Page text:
Whether or not an interface is intuitive (familiar) is not the key point.  People will quickly adjust to and accept an non-familiar interface as long as it provides real improvements in usability.  If the interface doesn't improve, or worse yet harms usability, the interface change will be rejected, and the user will be even more unhappy at putting effort into learning something different that doesn't work as well.

The concept of "superior" is a much more difficult, and subjective, concept.  It is also more important for the success of a UI than familiarity.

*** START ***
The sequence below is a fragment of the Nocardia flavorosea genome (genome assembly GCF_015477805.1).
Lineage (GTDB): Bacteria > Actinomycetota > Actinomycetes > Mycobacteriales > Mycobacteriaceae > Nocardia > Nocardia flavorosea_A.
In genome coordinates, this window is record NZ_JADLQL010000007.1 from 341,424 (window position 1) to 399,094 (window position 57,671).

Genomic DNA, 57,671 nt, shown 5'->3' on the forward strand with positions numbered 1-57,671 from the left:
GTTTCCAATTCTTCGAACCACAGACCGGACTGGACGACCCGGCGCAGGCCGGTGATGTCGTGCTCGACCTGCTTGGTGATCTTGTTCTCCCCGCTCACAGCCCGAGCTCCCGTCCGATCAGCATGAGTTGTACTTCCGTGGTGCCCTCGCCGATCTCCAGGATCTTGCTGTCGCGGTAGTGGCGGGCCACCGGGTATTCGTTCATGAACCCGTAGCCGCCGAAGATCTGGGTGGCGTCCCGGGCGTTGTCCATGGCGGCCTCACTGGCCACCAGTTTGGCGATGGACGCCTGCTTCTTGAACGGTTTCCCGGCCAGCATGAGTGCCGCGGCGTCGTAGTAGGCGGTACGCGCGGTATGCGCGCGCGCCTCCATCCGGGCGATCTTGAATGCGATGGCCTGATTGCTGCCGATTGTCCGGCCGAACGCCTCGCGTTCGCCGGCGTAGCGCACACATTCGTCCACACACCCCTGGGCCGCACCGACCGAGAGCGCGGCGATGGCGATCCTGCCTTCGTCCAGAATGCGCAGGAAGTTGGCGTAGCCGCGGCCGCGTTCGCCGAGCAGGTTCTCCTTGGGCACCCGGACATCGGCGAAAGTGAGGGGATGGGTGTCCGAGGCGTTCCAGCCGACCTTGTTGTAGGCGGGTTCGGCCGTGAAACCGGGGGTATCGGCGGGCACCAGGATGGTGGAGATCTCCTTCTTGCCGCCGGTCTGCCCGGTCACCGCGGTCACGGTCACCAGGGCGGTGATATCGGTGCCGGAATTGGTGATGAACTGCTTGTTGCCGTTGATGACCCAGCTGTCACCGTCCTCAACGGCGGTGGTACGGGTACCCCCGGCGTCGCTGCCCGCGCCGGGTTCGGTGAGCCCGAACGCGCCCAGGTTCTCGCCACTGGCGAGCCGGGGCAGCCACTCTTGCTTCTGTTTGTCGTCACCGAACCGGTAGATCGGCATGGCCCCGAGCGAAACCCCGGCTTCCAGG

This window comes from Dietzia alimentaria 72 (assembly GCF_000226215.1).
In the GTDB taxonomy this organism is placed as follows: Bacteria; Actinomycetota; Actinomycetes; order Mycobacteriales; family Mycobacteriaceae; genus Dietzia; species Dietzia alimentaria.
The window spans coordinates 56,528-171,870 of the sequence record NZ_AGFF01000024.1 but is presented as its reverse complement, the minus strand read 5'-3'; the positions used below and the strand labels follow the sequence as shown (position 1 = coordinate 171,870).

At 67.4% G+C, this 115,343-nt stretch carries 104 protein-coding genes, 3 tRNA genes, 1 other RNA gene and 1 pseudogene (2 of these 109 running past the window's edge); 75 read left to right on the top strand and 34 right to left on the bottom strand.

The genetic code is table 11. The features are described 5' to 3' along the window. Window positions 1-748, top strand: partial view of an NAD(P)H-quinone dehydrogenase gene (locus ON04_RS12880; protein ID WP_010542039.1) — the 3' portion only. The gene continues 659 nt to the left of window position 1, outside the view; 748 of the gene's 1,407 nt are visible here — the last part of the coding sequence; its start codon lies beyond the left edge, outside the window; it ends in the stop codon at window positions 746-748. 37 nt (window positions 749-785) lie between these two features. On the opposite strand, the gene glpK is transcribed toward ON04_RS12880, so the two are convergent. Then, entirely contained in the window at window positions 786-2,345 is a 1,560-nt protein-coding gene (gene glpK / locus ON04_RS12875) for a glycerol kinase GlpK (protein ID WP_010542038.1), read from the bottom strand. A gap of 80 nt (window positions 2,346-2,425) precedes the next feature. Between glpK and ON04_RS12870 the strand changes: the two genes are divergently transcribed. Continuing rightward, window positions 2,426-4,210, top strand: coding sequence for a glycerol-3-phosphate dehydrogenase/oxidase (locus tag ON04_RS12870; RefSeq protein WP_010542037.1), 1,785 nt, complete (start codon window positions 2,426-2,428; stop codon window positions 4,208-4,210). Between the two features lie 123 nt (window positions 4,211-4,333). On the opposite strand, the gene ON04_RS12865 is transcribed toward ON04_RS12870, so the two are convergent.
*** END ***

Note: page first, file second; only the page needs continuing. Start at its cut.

The issue raised by Dr. Herbie is discoverability.  People have to be able to figure out how to use your interface, and the majority of people are not going to go through tutorials and tips to figure them out, or memorize a bunch of shortcut keys.  If a user needs to phone a friend or Google to find out how to use your interface, you have a problem and an unhappy user.

(This is a general comment and makes no implications good or bad about Win 8 in particular.)